Fall might be the most underrated season in the Hamptons. With the summer heat and crowds out of the way, it’s easier to linger outside a bit longer and celebrate everything from a crisp beer to a harvest party to a pillowy soft cider donut. From Westhampton Beach to nearly the Montauk Lighthouse there are several events worthy of a fall weekend before the conversation turns to talking turkey.
SouthamptonFest, Throughout the town including Agawam Park, Southampton Cultural Center and Southampton Arts Center, Friday, September 29 to Monday, October 2, starting at 6:30 p.m. on September 29.
After two years off, the SouthamptonFest is back with a packed week of arts, shopping, food, and family friendly activities sprinkled throughout the town. Though the official date of the festival is Saturday, things kick off a night early with a cocktail party at 6:30 p.m. at Southampton Arts Center on Friday, September 29, with live performances by Coverland and music from HamptonsDJ. The entrance fee — order tickets early at southamptonrotary.org and save $10 off the normally $40 charge — covers your beer and wine until 8:30 p.m. when a cash bar kicks in for another hour. This weekend you’ll find live concerts, a chowder contest, kids activities like face painting, balloon animals and pumpkin carving, along with art and design showcases, museum exhibits, and a spooky tour of the Rogers Mansion.
Most events are free and don’t require a ticket, except for the kickoff cocktail party and Southampton Cultural Center Gala’s “An Evening of Wine and Roses” on Sunday, October 1, a fundraiser with live entertainment, auctions, food and an open bar. Purchase tickets for the gala here.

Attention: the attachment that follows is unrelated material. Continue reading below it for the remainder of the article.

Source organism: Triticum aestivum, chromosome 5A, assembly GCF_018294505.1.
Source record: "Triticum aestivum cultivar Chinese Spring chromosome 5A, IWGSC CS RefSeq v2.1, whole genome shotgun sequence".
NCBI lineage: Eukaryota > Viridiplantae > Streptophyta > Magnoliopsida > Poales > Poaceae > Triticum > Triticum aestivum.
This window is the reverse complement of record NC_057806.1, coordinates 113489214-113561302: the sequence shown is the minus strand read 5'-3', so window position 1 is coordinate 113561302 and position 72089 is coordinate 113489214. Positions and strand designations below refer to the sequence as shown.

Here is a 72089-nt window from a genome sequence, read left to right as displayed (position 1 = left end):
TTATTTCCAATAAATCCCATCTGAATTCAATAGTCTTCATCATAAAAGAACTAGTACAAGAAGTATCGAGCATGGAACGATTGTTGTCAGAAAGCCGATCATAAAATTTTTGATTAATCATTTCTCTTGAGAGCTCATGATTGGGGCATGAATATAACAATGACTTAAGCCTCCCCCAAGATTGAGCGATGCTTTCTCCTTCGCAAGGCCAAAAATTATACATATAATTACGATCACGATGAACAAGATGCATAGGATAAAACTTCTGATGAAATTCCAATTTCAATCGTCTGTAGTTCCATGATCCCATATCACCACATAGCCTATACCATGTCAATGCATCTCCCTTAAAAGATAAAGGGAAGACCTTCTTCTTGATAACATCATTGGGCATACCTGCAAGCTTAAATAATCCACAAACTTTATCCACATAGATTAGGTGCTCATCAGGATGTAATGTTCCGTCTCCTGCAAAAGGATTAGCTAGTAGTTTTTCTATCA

Fall Festival for Families, Mulford Farms, 10 James Lane, East Hampton, Saturday, September 30, 10 a.m..
The intact English colonial farmstead at Mulford Farms is the backdrop to the East Hampton Historical Society’s festival, which embraces family fun as it was. Revolutionary War reenactors will provide a glimpse of what life was like on colonial Long Island, which, if nothing else, should help today’s kids appreciate Wi-Fi much more. Costumed interpreters will be on hand to bring history to life along with historic demonstrations of domestic home life. Families can compete in games and craft-making while live music plays in the background, with a grilled hamburger and hot dog lunch for sale from the local Lions Club. The historical society will offer walking tours of the Mulford House, which dates back to 1680. The festival helps celebrate the 375 anniversary of East Hampton with contributions from over a dozen historical organizations from Wainscott to Montauk.
The Greater Westhampton Chamber of Commerce Fall Festival, Main Street, Westhampton Beach, Saturday, October 7, 11 to 4 p.m. (rain date: Sunday, October 8).
Start the day at any of three areas along Main Street, with an arts and crafts show at St. Mark’s Episcopal Church, a farmer’s market at the Village Green, and sidewalks sales at the shops in between. The Gordon Werner arts and crafts show will feature vendors with original and signed works for sale.
Montauk Fall Fest, the green across from Montauk Chamber of Commerce, 742 Montauk Highway, Montauk, starts at 11 a.m. on Saturday, October 7, starts at 10 a.m. on Sunday, October 8.